he vitriolic criticism by some social media users, directed against additional sessions judge of a Delhi court Dharmender Rana, has surprised many. Judge Rana made certain pronouncements on the Disha Ravi toolkit case wherein he upheld the values of freedom of speech and granted her bail. The strong negative reaction against the judgement reveals the vicious form of intolerance that is getting free play when anything considered unfavorable to the central government takes place. Union Law Minister Ravi Shankar Prasad was rather too economical with his words when he, instead of condemning outright the sinister move to cow down even the judiciary, merely said February 27 a “disturbing trend” of activists criticizing judges for unfavourable verdicts had started.
It is well known that criticism of judgements in good faith is not only permissible but also healthy for democracy. But under no circumstances individual judges should be made targets of criticism. This is an axiom followed traditionally in all free societies. Quite correctly legal experts have demanded stringent punitive action be taken against the culprits who have criticised judge Rana.
The judge, in his order, made a series of laudable observations to buttress his ruling exonerating Disha of the draconian charge of sedition. One of these was: “The offence of sedition cannot be invoked to minister to the wounded vanity of the governments.” These were actually not his words. He was quoting the ruling of a British judge in favour of an Indian citizen against the colonial government of pre-independence India.
Everyone knows that the social media activists, who tried to vilify the judge, were not ignorant of the context nor of the author of the words. They were doing their paid job of brow beating anyone and anything that seems uncomfortable to the powers that be.
The reason for the intolerance of these apparent pro-government activists is not difficult to gauge. For some time the government has been getting judgements from most of the courts – be it the apex or subordinate courts – which have not only been extremely favourable to it, but also greatly helpful in legally sanctifying its political-social agendas. This has set such a trend that many politicians in power have boasted in public domain that the judiciary is favourable. Those boasts seem to hold water as many judgements do, indeed, seem very lopsided and grossly crossing the barriers to help the government. This triumphalism was witnessed when these leaders predicted, well before the verdict could be pronounced, that the Ayodhya Ram Janmabhoomi case would go in favour of the advocates of the construction of Ram temple at the disputed site.
Viewed in this backdrop, judge Dharmender Rana seems to have not only showed extraordinary uprightness, but also exemplary courage in upholding the rule of law without fear or favour. This happened at a time when the citizens of the country are getting disillusioned with the judiciary. One of the most disturbing development was when the last Chief Justice of India, Ranjan Gogoi, was nominated as a Rajya Sabha member by the ruling BJP soon after he retired after passing several controversial judgements that visibly assisted one particular political idea.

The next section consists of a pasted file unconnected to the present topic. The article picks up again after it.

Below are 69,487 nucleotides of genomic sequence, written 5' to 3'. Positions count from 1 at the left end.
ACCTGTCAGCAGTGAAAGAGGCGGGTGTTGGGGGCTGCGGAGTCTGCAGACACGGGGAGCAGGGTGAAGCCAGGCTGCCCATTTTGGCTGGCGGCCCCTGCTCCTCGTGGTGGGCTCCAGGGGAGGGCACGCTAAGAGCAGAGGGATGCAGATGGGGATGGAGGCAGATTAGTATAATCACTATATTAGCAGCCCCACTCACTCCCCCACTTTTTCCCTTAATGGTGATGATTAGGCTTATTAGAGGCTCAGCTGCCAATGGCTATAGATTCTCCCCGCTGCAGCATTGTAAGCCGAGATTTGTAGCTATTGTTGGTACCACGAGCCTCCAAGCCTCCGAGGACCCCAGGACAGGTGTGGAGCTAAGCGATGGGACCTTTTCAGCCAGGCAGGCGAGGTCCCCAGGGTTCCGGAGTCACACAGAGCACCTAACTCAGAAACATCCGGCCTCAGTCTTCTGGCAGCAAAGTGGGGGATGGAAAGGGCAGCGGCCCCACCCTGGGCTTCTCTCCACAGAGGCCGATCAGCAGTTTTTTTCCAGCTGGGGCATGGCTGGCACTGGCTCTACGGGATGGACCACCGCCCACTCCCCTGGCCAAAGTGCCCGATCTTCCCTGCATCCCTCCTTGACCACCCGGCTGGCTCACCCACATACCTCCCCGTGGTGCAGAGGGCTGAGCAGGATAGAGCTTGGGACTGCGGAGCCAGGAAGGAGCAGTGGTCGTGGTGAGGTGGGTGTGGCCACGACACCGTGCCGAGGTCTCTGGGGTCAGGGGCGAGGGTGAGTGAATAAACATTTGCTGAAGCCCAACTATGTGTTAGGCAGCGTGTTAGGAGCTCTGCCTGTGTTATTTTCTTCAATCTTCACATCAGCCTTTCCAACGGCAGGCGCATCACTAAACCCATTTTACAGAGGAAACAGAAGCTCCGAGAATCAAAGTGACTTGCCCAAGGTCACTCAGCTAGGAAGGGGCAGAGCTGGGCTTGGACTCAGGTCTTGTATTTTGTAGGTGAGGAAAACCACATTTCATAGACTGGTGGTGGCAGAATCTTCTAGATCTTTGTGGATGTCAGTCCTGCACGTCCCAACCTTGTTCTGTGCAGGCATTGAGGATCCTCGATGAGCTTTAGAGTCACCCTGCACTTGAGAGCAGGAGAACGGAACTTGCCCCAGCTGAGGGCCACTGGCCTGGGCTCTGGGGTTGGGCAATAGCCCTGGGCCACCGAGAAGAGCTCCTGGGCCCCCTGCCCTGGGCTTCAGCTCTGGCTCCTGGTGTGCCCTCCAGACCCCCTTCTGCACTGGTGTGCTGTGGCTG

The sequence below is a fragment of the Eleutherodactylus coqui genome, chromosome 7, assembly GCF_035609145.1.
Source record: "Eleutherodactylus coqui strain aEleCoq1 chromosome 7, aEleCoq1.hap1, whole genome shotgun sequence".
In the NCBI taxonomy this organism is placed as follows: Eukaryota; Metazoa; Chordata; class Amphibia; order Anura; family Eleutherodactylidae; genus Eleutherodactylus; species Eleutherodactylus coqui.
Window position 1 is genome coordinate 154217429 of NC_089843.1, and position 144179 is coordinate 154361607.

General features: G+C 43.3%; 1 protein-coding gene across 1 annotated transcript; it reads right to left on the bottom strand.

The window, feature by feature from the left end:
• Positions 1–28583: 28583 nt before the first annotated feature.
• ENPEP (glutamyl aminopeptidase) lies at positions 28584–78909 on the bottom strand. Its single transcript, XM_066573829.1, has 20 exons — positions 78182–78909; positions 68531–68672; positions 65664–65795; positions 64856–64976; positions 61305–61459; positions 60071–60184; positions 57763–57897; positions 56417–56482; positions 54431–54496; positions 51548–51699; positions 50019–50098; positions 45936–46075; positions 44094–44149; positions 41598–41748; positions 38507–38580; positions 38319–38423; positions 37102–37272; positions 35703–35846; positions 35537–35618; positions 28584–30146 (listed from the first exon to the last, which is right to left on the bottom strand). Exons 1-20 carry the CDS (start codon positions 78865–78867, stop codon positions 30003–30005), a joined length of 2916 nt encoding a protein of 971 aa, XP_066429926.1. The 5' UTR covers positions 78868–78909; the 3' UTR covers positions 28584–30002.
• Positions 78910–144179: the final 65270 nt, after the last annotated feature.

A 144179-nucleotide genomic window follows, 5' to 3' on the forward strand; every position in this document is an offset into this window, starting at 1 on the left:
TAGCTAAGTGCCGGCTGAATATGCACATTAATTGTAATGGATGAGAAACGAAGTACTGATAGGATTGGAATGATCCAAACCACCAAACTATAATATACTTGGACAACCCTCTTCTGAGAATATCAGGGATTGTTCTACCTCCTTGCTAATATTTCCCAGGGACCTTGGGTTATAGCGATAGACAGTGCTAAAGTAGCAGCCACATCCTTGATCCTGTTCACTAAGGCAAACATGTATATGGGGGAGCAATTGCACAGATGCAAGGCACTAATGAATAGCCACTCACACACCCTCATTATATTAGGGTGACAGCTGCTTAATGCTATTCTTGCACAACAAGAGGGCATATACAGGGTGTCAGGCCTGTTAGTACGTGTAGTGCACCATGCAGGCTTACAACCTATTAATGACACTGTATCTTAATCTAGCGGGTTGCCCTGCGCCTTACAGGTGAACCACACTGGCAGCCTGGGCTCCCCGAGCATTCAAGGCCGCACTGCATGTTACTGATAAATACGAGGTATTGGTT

Judge Rana’s ruling might have helped restore the people’s faith in the judiciary somewhat when he ordered the release of Disha Ravi on bail with the stinging observation that the Delhi police investigation was “scanty and sketchy.” At the same time he defended the right of citizens to disagree with the government and underlined that any claim, even if false, exaggerated or even with the mischievous intent, “cannot be stigmatised being seditious unless they have a tendency to foment violence.”
His memorable words were “citizens are conscience keepers of government in any democratic nation and they cannot be put behind bars because they choose to disagree with the State policies.”
The Delhi Police had sought to link the violence in Delhi on 26 January 2021 Republic Day during the tractor rally to the toolkit case implicating Disha Ravi. The judge said there was no evidence to back the charge that there was any link between the two or that Disha had subscribed to any secessionist idea. He also found there was nothing wrong for Disha sending the Google document to Greta Thunberg. Freedom of speech and expression includes the right to seek a global audience and there are no geographical barriers on communication.
Obviously, supporters of the government found these pearls of wisdom from the judge to be unpalatable. For them, those words exposed the government’s sinister attempts to go for witch-hunting against those who lent support to the farmers’ agitation. The Delhi police, which is under the Union government, proceeded in the Disha Ravi case with a convicting mind without a shred of evidence as the government seemed desperate to silence attempts to get international support to the farmers’ cause. However, whether by intent of the government or accident, this Disha Ravi matter did succeed in diverting the nation’s attention away from the farmers’ struggle to some extent.
The government could now wipe out this blemish by acting not only against the malevolent social media users but also if it would punish the involved Delhi Police officials for their dereliction of duty. It ought to act with the same alacrity it had demonstrated in arresting Disha or the manner in which it has issued a huge list of fresh new regulations to rein in social media, news websites and other internet based platforms that are refusing to toe the official line.